California heatwave could create supply shortage in fall, says Markon
California-based Markon Cooperative says that the severe mid-August heatwave in California could result in a produce supply shortage in the fall.
The state was hit by exceptionally high temperatures from August 13 through 17, during which time the Death Valley experienced what is believed the be the hottest temperature ever recorded on Earth.
The heatwave came as California struggled to contain huge wildfires burning forests and homes, which have affected farming operations in the Salinas Valley, mainly due to covering crops with a layer of ash.
However, Mark Shaw, Markon Cooperative's Vice President of Operations, said the recent heatwave was potentially the biggest issue facing the Salinas Valley right now.
"The jury is still out on how much of the crop has been damaged by the abnormally high temperatures received, which could create a supply shortage sometime between mid-October through mid-November," he said in comments to FreshFruitPortal.com.
That timing would coincide with the end of the Salinas season and the beginning of the winter desert season, he said.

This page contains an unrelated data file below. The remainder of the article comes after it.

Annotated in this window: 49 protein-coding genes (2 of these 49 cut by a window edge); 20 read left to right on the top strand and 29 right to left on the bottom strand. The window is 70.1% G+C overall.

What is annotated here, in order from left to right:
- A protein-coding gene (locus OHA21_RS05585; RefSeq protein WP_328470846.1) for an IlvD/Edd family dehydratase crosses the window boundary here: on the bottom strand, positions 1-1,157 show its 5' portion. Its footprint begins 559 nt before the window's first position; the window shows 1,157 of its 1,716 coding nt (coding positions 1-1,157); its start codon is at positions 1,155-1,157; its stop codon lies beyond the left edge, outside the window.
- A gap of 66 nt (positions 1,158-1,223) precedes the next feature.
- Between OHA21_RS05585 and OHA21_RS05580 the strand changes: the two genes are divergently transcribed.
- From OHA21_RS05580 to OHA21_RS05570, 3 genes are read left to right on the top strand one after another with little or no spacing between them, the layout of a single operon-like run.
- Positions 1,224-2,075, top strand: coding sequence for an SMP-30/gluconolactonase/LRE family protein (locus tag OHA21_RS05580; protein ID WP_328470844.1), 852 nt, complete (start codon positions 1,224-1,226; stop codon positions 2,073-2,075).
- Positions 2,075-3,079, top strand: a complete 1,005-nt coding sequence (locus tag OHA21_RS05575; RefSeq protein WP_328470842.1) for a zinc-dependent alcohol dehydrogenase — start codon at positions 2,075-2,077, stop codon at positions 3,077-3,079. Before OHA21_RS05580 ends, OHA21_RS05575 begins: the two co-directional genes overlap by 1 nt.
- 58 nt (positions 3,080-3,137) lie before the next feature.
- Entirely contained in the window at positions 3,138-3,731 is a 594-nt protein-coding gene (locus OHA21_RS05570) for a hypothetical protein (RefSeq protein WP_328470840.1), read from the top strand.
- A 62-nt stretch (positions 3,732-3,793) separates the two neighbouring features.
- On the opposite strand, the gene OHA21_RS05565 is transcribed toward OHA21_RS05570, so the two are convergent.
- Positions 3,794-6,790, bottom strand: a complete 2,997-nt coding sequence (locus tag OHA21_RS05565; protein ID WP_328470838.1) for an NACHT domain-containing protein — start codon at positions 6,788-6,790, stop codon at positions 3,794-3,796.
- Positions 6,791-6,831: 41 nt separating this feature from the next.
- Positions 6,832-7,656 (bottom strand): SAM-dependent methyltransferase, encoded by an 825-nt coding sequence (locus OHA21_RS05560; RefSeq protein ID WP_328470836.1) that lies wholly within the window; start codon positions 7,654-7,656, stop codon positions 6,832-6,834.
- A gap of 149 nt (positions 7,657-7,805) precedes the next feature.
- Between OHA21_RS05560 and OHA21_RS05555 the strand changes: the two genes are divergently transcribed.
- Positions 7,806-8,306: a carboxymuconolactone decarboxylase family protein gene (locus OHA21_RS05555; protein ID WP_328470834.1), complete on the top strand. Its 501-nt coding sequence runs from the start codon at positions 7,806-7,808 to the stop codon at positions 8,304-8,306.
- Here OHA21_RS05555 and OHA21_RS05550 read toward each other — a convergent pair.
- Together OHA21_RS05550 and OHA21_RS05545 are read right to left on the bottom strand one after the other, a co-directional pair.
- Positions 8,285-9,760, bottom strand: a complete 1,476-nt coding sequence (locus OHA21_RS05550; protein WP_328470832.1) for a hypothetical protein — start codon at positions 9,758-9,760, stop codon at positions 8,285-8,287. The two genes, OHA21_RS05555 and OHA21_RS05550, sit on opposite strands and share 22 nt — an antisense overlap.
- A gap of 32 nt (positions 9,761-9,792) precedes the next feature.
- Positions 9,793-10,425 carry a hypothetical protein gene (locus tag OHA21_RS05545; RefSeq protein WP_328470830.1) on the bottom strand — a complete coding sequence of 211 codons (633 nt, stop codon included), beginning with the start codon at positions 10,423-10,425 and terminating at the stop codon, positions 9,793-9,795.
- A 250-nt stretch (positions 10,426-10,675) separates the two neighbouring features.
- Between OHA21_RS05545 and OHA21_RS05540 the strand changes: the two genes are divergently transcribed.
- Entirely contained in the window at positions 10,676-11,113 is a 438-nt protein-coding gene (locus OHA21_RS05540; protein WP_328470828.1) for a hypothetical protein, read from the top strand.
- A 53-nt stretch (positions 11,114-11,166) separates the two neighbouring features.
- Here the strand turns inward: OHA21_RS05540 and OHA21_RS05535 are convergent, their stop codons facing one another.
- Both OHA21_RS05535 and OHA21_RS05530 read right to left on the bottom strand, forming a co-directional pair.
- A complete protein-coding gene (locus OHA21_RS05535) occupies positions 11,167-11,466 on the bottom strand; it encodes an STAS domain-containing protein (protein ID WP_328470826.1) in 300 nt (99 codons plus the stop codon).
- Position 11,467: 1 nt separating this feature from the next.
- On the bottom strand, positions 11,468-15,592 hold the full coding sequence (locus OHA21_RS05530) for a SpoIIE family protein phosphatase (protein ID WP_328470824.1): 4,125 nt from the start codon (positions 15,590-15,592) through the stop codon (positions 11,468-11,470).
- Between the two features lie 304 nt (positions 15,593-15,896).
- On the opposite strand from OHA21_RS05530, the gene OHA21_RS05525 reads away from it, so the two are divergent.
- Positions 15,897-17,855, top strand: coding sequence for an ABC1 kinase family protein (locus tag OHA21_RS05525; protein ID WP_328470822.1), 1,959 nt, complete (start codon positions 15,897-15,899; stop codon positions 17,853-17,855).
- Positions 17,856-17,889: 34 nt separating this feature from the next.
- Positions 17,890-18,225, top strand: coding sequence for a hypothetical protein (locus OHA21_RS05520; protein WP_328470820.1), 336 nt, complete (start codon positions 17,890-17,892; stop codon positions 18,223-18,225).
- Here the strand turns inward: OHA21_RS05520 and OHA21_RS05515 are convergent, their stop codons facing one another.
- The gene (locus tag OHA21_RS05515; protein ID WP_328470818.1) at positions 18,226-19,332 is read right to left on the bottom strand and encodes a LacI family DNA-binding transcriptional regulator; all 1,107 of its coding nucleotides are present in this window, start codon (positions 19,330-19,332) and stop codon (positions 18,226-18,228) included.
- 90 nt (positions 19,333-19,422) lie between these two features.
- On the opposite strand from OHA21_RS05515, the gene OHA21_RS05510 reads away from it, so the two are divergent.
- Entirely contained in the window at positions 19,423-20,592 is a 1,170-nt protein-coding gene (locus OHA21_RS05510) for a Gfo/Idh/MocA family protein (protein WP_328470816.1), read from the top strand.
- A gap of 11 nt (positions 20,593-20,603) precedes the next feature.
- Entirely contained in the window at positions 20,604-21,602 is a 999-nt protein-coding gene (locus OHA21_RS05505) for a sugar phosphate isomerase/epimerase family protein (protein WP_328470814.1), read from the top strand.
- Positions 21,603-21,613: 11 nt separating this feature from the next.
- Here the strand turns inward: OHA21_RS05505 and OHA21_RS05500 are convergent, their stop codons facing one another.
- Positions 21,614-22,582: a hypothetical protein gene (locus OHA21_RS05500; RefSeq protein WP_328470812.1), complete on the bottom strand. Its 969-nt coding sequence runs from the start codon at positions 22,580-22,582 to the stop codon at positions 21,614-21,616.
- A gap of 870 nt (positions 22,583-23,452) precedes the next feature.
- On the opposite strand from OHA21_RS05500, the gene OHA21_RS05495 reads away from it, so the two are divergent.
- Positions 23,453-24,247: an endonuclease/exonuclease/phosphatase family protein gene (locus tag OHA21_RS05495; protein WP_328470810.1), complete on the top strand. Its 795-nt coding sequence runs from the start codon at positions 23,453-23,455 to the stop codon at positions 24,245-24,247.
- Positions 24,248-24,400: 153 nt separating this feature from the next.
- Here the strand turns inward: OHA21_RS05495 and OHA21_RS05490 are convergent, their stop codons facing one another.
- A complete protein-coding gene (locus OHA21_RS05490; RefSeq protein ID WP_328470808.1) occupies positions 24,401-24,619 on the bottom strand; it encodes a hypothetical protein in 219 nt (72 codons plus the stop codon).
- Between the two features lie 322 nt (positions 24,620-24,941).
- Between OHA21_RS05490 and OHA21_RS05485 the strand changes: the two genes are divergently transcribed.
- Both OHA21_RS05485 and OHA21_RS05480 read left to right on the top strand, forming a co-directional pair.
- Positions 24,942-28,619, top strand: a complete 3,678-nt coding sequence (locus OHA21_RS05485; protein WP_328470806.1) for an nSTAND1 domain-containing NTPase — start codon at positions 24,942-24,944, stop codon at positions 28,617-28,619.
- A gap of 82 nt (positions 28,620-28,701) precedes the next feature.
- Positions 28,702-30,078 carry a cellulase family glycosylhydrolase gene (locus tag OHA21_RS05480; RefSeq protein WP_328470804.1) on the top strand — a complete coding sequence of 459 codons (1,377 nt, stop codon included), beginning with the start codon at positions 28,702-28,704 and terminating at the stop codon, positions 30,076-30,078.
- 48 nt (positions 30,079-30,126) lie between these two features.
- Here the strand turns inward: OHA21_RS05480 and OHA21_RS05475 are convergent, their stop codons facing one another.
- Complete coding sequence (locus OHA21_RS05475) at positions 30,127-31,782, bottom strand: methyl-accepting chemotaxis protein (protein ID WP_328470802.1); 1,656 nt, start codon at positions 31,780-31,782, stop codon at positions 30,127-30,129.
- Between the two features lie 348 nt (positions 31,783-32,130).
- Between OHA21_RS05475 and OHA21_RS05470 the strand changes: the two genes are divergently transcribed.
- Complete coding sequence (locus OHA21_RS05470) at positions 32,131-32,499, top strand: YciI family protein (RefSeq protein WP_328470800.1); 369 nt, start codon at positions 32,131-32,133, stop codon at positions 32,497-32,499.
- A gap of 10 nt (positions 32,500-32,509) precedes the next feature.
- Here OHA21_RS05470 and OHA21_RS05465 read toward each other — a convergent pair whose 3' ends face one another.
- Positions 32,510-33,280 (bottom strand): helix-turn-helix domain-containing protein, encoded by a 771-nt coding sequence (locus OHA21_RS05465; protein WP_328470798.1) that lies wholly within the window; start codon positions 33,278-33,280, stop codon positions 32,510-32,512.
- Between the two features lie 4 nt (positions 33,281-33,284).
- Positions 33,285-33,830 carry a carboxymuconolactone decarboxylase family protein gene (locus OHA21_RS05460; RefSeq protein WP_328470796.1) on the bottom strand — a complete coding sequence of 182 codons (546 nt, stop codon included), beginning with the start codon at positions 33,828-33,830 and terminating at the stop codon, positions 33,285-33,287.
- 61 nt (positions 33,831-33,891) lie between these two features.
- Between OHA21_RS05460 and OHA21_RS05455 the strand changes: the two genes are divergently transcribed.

Despite the fires, he explained that Salinas Valley products are "plentiful and quality is good to very good, other than the ash in some finished packs", which he said can be easily washed off with cool, clean water.
The River Fire never made it to the Salinas Valley floor, where the bulk of the agriculture is located.
But Shaw said there had been concern for row crops like avocados, lemons, bush berries, and vineyards along the Eastern Bench of the Santa Lucia mountain range.
The two main ways in which the fire did affect the Salinas agricultural community were restricting agricultural labor on the farm and within the harvesting crews, and ash falling on all commodities and plants being grown on the Santa Lucia Bench and the Salinas Valley floor.
"Ash may be visible in all finished packs of commodity products and lightly processed items harvested the week of August 16 through the following four to six weeks," he said.
He added that the San Juan Batista/Hollister Valley and The Watsonville Valley had ash falling on them as well.
Shaw said that aside from wine grapes - which have been heavily impacted due to the skin holding the smoke flavor - the Salinary River Fire will likely result in minimal crop loss.
"There will be some product loss due to the peeling of outer leaves, but for the most part, there will not be a tremendous loss of product," he said. "All products can be washed and brought up to consumable and safe levels."
However, growers will need to spend time cleaning the ash of the produce, which will likely increase their costs. The processors will also spend more time changing over water to keep clarity at required levels to clean their shred, salads, and blends 100%.
In fruit and vegetables, he described iceberg and leaf lettuce as being most affected, while broccoli, cauliflower, berries, tender leaf items were also affected. There have been no impacts to avocado and lemon crops from the falling ash, he said.